Sera feels like a hostile place. When the ground rumbles, it means an Emergence Hole is opening, and Locust forces are about to pin you down until they're dead. You can toss a grenade in to close one quickly, but that's only if you can get close. Otherwise you're in for a rough ride. When night falls, you have to engineer a passage of light between cover points, because the bat-like Kryll will cut you to pieces as soon as you step into shadow. But Sera has retained her dignity. Ravaged though she may be, she's actually your biggest ally; a convenient network of cover points calculated to support efficient marksmen, helpfully stocked with ammo packs and beefy guns.
It's beautifully, addictively simple, and the basic cover-to-cover combat is built upon excellent weapons. Your main assault rifle, with its chainsaw bayonet melee attack (the most absurdly and brilliantly violent finishing move since the best days of Mortal Kombat), is a gratifying mainstay, while shotguns, sniper rifles and that crossbow - with a bolt that sticks into enemies and then blows them to pieces a second later - work hard to own the slots in your limited arsenal. The best thing about the guns though is active reloading. When you press 'r', a reload bar appears under your gun in the top-right, and by pressing 'r' again as a cursor lashes across it you can affect your rate of reload. Time it so that it locks to a narrow white marker and you slam in another clip almost instantly, giving you a burst of higher-powered ammunition. Mis-time your active reload, though, and you jam your gun, wasting valuable seconds.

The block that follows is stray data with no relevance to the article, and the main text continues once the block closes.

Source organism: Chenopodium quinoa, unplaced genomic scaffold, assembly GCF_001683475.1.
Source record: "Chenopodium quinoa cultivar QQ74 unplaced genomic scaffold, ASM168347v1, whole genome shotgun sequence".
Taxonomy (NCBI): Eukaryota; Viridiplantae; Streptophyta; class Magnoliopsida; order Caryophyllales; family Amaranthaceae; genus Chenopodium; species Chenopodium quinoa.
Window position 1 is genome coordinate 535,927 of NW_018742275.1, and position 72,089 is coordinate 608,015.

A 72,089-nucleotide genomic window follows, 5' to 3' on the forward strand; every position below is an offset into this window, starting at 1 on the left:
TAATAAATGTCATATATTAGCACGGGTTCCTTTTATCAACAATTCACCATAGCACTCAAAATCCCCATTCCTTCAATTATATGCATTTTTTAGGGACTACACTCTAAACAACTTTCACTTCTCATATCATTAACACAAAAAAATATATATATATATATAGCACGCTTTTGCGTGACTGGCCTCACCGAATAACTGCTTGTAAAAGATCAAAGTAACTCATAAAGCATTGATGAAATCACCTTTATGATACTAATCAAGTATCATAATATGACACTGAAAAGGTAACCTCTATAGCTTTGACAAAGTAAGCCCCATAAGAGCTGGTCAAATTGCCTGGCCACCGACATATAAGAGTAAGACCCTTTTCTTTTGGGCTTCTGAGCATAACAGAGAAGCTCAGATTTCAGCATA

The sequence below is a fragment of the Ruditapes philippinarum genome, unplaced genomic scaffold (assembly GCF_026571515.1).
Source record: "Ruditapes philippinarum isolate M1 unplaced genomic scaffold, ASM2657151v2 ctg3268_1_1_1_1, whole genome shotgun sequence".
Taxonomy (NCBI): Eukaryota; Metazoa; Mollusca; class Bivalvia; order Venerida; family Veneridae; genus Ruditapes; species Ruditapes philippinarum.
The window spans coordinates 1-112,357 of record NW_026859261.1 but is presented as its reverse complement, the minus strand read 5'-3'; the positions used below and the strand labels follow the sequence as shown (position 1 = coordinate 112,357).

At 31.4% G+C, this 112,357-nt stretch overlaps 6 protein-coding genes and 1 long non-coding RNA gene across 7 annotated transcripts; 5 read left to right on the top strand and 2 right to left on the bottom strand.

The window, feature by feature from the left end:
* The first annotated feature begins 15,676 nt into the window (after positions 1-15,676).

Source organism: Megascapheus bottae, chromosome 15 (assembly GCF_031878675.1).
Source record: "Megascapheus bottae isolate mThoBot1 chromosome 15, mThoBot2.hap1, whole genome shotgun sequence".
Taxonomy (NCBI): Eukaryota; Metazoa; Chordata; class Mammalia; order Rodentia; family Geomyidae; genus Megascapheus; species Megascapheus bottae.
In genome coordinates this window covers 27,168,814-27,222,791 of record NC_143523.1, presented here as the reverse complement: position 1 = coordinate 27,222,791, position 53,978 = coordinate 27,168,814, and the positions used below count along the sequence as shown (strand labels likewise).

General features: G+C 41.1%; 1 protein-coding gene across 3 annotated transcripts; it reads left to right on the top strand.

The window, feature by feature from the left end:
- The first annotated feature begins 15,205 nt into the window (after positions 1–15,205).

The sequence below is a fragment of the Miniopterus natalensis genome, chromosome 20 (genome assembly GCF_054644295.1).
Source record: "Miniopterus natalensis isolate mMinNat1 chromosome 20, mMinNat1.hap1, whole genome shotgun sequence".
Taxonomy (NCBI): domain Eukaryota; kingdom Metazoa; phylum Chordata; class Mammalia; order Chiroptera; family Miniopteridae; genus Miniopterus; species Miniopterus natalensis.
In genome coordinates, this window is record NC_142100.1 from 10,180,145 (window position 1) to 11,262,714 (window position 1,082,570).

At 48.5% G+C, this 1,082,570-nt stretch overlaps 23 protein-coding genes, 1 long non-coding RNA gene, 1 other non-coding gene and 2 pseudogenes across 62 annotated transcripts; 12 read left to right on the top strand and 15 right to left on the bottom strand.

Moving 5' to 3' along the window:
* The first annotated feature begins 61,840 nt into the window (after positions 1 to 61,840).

Coupled with cover-to-cover action, this gives Gears of War a satisfying fluidity and totality of combat control that even the best first-person shooters in the overstocked PC genre rarely achieve. And it never gets old, because the solution to each skirmish is down to the layout of your surroundings, while the fun is derived from the mechanics. Nowhere is this more apparent than in the new PC-exclusive section introduced to bridge the gap between events in Acts 4 and 5. Rocket-launching Boomers on raised platforms, turret gunners in narrow, sand-bagged corridors, Theron Guards in leafy parks, Seeders without the Hammer of Dawn... It doesn't matter if adjacent battlegrounds look alike; providing the cordons, crates, rubble and enemies are stacked differently, it will play out in a distinctive way. Epic has stumbled on a formula that only needs basic tweaks from scene to scene to remain engaging.